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November 8, 2005 - Associated Press (US)

Disabled Prisoners at Issue in High Court

By Errin Haines, AP

Return to Drug War News: Don't Miss Archive

ATLANTA -- Tony Goodman says that when he tried to hoist himself from his wheelchair onto the toilet in his cramped prison cell one day, he slipped, fell onto the floor and suffered a seizure, breaking a toe and crushing his right knee.

Months later, he says, he broke his foot and crushed the other knee during another attempt.

On Wednesday, the U.S. Supreme Court will consider whether the 41-year-old disabled inmate can sue the state of Georgia for his injuries and suffering.

A ruling in his favor could open cash-strapped prison systems across the country to costly lawsuits from disabled prisoners. And that prospect could force aging prison systems to move faster and spend millions to become handicapped-accessible.

Goodman is accusing the Georgia Department of Corrections of intentional neglect under the Americans with Disabilities Act, the 1990 federal law requiring that many businesses and buildings take reasonable steps to accommodate disabled people.

Goodman is serving a 15-year sentence for a 1995 cocaine conviction and an aggravated assault that occurred three years after he injured his spine in a car accident. In court documents, Goodman is described as paraplegic.

He said that guards did not give him the help he needed to use the bathroom and showers at Georgia State Prison in Reidsville and that his cell was too cramped, rendering him virtually immobile for as much as 23 hours a day.

The Corrections Department, however, contends Goodman is not as disabled as he claims to be and did not need extra help or specialized quarters. In fact, prosecutors said that during the assault that landed him in prison, Goodman got out of his wheelchair and beat his girlfriend.

"He's ambulatory. He can walk and he does," said William Amideo, an attorney for the Corrections Department. Goodman was transferred to a medical prison after filing his lawsuit in 1999.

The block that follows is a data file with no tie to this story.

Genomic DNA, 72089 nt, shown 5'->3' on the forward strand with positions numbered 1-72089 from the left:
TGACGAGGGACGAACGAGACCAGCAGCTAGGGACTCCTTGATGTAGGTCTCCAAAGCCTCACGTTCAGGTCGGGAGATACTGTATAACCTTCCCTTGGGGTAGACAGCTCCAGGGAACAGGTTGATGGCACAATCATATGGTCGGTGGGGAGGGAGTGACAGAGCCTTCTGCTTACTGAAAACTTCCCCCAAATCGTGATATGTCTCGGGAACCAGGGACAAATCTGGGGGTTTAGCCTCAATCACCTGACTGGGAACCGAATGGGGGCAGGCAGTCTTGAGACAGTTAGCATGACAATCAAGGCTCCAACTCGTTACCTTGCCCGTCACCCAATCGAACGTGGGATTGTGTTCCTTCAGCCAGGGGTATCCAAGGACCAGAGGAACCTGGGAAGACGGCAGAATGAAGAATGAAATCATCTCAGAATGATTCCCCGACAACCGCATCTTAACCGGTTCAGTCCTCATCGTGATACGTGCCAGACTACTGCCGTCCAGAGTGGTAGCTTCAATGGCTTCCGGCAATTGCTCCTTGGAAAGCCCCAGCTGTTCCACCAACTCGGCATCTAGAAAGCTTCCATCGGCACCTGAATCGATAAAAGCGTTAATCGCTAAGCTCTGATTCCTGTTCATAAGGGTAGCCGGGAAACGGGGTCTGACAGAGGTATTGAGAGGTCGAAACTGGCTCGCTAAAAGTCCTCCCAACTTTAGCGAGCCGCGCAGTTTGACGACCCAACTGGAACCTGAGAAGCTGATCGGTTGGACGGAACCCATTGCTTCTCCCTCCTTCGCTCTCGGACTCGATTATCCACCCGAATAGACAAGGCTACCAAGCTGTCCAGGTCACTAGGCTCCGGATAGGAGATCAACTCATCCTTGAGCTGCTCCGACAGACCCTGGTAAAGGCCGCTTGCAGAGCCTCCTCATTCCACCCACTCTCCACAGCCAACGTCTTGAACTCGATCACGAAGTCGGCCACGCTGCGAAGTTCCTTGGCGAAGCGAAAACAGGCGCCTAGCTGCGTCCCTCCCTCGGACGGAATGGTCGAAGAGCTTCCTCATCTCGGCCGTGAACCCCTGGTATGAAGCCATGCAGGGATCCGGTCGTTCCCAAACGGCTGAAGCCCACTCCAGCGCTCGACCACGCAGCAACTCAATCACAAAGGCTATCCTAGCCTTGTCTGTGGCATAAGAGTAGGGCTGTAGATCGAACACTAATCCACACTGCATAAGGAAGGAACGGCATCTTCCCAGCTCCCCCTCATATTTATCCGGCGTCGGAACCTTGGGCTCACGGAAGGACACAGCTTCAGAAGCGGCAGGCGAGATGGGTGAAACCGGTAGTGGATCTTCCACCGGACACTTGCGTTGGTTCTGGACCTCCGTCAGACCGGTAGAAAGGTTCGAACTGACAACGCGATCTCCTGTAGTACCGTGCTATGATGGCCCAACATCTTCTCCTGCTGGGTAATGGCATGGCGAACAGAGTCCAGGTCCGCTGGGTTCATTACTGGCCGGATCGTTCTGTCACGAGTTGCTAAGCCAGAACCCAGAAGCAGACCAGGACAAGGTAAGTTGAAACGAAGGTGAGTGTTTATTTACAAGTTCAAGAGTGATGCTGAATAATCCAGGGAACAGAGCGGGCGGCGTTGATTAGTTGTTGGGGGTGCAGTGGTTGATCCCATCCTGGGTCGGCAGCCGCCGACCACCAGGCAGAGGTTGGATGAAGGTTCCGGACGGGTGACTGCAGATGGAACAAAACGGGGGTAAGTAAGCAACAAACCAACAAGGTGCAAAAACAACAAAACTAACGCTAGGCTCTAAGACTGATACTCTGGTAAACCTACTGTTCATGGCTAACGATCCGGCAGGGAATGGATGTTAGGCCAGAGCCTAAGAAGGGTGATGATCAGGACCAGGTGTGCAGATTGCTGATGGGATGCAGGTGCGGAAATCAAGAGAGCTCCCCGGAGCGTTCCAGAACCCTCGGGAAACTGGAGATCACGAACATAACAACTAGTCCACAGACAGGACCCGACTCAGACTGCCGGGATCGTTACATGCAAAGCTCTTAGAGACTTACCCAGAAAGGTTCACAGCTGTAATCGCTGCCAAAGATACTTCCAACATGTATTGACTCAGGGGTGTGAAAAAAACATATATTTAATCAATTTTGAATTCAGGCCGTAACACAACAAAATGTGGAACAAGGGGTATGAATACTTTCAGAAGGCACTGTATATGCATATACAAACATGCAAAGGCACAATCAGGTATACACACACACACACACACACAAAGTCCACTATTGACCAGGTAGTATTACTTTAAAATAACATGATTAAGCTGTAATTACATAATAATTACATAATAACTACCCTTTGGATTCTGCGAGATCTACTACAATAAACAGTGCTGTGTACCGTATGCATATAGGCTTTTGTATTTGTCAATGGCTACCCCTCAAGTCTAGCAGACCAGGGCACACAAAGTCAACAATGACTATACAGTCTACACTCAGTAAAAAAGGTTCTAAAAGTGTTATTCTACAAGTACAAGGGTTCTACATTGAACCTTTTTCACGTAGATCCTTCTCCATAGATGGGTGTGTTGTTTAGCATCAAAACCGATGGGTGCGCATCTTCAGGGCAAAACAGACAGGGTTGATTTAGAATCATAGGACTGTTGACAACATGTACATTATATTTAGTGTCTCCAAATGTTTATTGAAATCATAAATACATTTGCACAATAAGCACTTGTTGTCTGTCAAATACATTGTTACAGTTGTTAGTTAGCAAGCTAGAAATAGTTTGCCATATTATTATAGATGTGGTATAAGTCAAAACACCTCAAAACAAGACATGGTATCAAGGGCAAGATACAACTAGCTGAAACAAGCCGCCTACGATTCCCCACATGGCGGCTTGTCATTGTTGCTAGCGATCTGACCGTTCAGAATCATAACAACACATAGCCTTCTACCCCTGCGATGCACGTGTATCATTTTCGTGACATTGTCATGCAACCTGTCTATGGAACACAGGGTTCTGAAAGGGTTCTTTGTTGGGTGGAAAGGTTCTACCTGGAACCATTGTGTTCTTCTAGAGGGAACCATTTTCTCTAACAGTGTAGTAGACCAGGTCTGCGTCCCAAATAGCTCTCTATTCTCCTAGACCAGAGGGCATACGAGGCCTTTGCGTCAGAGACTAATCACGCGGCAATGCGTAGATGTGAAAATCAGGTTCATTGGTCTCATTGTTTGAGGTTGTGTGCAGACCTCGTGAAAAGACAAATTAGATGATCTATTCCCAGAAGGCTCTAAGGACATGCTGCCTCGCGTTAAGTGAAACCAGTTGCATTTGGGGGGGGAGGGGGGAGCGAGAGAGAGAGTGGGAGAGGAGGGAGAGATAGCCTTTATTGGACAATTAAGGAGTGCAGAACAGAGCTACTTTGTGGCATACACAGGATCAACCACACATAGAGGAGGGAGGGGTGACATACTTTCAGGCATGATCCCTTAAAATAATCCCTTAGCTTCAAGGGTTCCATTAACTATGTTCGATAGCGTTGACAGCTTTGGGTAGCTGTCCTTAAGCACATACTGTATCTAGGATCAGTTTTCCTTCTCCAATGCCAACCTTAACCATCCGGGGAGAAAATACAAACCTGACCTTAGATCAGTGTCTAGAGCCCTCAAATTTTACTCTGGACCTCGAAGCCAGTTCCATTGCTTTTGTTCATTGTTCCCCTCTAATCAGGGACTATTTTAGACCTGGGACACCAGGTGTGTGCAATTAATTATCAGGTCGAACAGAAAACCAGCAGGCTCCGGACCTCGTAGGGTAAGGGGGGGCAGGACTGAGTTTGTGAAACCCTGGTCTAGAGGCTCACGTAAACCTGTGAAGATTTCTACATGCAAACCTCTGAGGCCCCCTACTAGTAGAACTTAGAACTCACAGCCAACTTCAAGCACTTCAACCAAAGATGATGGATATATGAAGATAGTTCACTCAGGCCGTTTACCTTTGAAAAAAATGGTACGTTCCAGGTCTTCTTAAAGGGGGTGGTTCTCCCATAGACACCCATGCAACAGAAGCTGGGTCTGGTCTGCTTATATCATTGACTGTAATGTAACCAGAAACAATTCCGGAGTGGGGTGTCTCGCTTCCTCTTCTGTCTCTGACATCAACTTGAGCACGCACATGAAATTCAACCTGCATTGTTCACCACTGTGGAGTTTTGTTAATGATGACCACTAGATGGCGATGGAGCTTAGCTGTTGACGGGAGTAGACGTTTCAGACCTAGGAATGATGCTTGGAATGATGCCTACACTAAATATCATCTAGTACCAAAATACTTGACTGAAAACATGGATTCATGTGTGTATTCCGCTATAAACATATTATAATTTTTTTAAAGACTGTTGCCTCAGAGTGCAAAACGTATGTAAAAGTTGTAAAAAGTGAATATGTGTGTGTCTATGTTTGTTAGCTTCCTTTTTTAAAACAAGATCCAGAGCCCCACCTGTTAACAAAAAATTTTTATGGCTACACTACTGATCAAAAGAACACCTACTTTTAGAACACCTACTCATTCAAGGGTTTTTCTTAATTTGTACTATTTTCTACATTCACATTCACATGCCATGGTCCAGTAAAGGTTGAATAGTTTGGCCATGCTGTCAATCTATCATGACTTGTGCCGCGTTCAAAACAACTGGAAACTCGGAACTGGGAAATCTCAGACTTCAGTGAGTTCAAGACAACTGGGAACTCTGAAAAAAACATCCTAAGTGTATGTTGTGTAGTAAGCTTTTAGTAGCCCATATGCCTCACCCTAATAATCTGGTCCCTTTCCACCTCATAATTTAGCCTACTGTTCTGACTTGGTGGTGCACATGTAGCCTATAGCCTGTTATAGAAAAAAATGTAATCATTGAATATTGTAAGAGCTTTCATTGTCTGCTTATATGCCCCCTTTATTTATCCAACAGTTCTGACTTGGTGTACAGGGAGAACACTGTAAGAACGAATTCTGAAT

The Supreme Court has ruled that inmates are protected by the ADA, and disabled prisoners can sue state agencies to correct conditions at prisons. The question before the court is whether inmates also can sue for compensation for their suffering.

During the 1990s, many prison systems retrofitted themselves to comply with the ADA, including widening cells, installing grab bars near toilets and in showers, and lowering sinks and faucets, said New York City architect Barbara Nadel, who specializes in prison design. A lot of departments also have built new prisons.

Amideo said Georgia's prison system would not have to make many changes as a result of the lawsuit, since many facilities were upgraded during the 1990s. Goodman's complaint is centered on his time as an inmate from 1995 to 1999 at the state's oldest prison, which was built in 1937 and has not been upgraded since 1979.

Amideo, the Corrections Department attorney, estimated 2,000 of Georgia's 50,000 prison inmates have some disability, and said they are all accommodated.

"We don't assign individuals to prisons, cells or cellblocks where they can't function," he said. "Somebody wouldn't be assigned to that facility if they weren't able to handle whatever the conditions were."

Across the country, about 2 million people are behind bars, though exactly how many are disabled is unclear. States have complained that the federal law has led to unreasonable inmate demands, but prisoner advocates say the threat of damages is needed to force states and local governments to comply and do so promptly.

"It is possible to provide the kind of access that people with disabilities need and still run a prison system," said Joan Magagna, director of the National Disability Rights Network based in Washington.

On the Net: Georgia Department of Corrections:

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